Johannesburg — THE three-week public service strike could end today as most trade unions, except for the South African Democratic Teachers Unions (Sadtu), yesterday reached an agreement on the government's latest wage offer.
The unions were expected to announce a decision yesterday on the government's revised offer of a 7,5% salary hike and an R800 a month housing allowance.
But they postponed that announcement, saying Sadtu still had to complete its consultation with rank and file members.
The unions are demanding an 8,6% salary increase and a R1000 a month housing allowance.
Government officials have said the state has no room in the budget to increase what it has already offered, which would swell state spending by about 1%.
Pay and benefits are the biggest expenditure category in the state budget. In 2006-07, 35% of tax revenue went towards it. That rose to 47% in 2009-10.
The government will formally table its offer at the Public Service Co- ordinating Bargaining Council today. Thereafter, unions will have 21 days to accept or reject it.
Chris Klopper, chairman of the Independent Labour Caucus, said yesterday a thorough process of consultation was completed in which hard questions - such as whether unions still have the support of the public - were asked. He said the unions weighed up the effect of the no work, no pay principle.
"We will give you an idea of what the future of the strike is tomorrow at 4pm," Mr Klopper said yesterday.
Sadtu general secretary Mugwena Maluleke said the union hopes to have completed its consultations by then. "Our structures are different ... we have to go to the lowest structures to get the views of those particular members," he said.
Sadtu in Gauteng already rejected the government's offer last week, so that province's consultations will be about a service level agreement and a proposed home ownership scheme, Mr Maluleke said.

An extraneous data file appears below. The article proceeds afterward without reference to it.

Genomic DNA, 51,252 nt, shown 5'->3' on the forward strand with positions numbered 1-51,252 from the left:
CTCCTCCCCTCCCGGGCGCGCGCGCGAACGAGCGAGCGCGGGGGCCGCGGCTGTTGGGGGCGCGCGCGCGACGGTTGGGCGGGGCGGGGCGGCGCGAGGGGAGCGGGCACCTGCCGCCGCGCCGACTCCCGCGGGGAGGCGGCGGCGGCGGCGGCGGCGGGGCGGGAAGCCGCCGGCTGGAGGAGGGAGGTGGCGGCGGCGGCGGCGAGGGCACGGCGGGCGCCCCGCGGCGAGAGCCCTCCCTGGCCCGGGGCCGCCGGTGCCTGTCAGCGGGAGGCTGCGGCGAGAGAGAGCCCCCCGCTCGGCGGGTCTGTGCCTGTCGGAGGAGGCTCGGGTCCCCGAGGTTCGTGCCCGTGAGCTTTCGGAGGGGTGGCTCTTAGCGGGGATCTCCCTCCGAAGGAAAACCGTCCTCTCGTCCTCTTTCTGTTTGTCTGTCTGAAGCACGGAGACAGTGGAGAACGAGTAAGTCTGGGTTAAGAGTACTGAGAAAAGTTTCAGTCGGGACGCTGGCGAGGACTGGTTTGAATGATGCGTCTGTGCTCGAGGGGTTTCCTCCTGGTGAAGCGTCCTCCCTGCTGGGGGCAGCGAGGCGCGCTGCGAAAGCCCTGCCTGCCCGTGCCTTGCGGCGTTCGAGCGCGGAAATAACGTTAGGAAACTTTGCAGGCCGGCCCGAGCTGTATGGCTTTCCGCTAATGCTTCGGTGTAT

The other provincial branches of Sadtu have not yet accepted or rejected the state's latest offer.
The deputy GM of the Public Servants Association, Manie de Clercq, said there are two issues at stake - deciding on continuing the strike and deciding on the offer.
"I do not think we can go beyond tomorrow to decide. The question is, while consulting your members, does it make sense for them to be on strike?" he asked.
More than 1,3-million striking public servants have severely affected services in education, health and administration. The strike has hit the poor - who depend on government services - the hardest.
The government was expecting that the meeting in the bargaining council would shed light on the unions' position on its offer. "We're still waiting for the unions to come to the bargaining council with their formal position on the proposition," spokesman Themba Maseko said yesterday.
Spokesman for the Congress of South African Trade Unions, Patrick Craven, said yesterday: "Some unions are still consulting their members and reporting back ... I can't say anything."
Meanwhile, the strike by the National Union of Metalworkers of SA (Numsa) enters its second week today. Numsa represents 70000 motor industry employees in filling stations, vehicle plants and component factories.
Numsa is demanding a 15% wage hike, while employers are offering 6,6%. The strike resulted in the closure of Volkswagen SA's Uitenhage plant.
Numsa spokesman Castro Ngobese said the strike will continue this week. Union members are due to march in Limpopo, where they will hand over a memorandum of demands to representatives of the Retail Motor Industry and the Fuel Retailers Association today.